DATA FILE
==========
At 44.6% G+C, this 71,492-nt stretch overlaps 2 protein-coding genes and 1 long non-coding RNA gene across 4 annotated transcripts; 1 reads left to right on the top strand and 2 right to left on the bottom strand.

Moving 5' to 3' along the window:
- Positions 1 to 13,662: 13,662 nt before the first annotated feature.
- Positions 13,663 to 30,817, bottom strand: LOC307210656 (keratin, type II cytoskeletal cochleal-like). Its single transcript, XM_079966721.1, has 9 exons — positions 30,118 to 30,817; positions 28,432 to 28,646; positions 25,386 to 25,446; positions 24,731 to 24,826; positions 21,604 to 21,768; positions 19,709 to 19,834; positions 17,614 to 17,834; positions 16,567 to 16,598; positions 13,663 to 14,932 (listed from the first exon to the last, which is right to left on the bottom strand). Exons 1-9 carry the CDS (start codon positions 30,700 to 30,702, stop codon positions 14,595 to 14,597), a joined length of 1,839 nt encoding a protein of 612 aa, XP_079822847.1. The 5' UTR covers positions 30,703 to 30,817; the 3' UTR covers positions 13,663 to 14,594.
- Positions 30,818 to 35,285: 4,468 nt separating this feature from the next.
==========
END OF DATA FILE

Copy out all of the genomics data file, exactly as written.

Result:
At 44.6% G+C, this 71,492-nt stretch overlaps 2 protein-coding genes and 1 long non-coding RNA gene across 4 annotated transcripts; 1 reads left to right on the top strand and 2 right to left on the bottom strand.

Moving 5' to 3' along the window:
- Positions 1 to 13,662: 13,662 nt before the first annotated feature.
- Positions 13,663 to 30,817, bottom strand: LOC307210656 (keratin, type II cytoskeletal cochleal-like). Its single transcript, XM_079966721.1, has 9 exons — positions 30,118 to 30,817; positions 28,432 to 28,646; positions 25,386 to 25,446; positions 24,731 to 24,826; positions 21,604 to 21,768; positions 19,709 to 19,834; positions 17,614 to 17,834; positions 16,567 to 16,598; positions 13,663 to 14,932 (listed from the first exon to the last, which is right to left on the bottom strand). Exons 1-9 carry the CDS (start codon positions 30,700 to 30,702, stop codon positions 14,595 to 14,597), a joined length of 1,839 nt encoding a protein of 612 aa, XP_079822847.1. The 5' UTR covers positions 30,703 to 30,817; the 3' UTR covers positions 13,663 to 14,594.
- Positions 30,818 to 35,285: 4,468 nt separating this feature from the next.